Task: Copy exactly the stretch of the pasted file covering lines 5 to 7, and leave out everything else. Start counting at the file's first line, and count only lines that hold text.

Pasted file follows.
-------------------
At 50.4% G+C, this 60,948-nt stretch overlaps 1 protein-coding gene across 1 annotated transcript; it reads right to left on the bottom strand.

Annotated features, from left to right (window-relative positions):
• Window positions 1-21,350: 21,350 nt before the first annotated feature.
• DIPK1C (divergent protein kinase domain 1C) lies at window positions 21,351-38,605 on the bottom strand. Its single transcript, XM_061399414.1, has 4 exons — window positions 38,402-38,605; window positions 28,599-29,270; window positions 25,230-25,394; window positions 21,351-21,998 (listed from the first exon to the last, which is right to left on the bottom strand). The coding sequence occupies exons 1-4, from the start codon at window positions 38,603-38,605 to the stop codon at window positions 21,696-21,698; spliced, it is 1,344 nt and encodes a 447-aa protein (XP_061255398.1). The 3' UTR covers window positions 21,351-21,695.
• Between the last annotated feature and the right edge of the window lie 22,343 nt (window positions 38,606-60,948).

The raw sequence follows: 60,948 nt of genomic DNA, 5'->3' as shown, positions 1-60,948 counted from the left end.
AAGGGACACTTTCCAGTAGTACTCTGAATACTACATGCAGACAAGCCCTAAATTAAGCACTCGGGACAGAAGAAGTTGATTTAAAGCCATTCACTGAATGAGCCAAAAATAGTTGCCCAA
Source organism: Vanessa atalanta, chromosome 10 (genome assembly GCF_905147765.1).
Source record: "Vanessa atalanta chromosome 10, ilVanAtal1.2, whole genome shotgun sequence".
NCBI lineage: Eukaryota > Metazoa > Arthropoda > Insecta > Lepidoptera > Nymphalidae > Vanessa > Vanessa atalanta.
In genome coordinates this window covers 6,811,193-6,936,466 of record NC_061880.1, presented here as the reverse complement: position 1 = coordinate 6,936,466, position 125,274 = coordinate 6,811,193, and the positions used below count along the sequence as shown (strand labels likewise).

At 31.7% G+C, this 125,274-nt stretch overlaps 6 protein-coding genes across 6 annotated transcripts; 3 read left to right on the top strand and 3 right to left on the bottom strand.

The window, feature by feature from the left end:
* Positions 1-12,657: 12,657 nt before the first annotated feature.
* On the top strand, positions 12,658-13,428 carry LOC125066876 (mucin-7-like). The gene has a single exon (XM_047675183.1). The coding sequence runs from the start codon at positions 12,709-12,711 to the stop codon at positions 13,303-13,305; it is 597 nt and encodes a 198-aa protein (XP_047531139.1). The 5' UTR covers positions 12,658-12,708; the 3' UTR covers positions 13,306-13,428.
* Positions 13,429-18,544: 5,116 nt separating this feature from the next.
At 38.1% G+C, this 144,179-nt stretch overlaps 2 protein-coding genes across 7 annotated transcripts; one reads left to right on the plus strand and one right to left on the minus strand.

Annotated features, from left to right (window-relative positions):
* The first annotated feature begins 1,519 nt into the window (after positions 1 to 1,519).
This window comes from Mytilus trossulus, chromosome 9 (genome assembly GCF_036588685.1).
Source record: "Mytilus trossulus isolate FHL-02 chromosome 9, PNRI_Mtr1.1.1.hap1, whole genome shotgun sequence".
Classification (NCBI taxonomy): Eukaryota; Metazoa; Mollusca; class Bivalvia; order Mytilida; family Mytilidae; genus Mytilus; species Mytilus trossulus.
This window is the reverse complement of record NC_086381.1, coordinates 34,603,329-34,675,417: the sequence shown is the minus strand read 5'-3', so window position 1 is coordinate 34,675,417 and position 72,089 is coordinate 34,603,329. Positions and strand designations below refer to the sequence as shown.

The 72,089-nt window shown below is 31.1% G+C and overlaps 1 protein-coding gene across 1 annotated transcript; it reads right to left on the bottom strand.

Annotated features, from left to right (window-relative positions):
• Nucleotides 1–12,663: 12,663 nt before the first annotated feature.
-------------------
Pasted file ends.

• Between the last annotated feature and the right edge of the window lie 22,343 nt (window positions 38,606-60,948).

The raw sequence follows: 60,948 nt of genomic DNA, 5'->3' as shown, positions 1-60,948 counted from the left end.
AAGGGACACTTTCCAGTAGTACTCTGAATACTACATGCAGACAAGCCCTAAATTAAGCACTCGGGACAGAAGAAGTTGATTTAAAGCCATTCACTGAATGAGCCAAAAATAGTTGCCCAA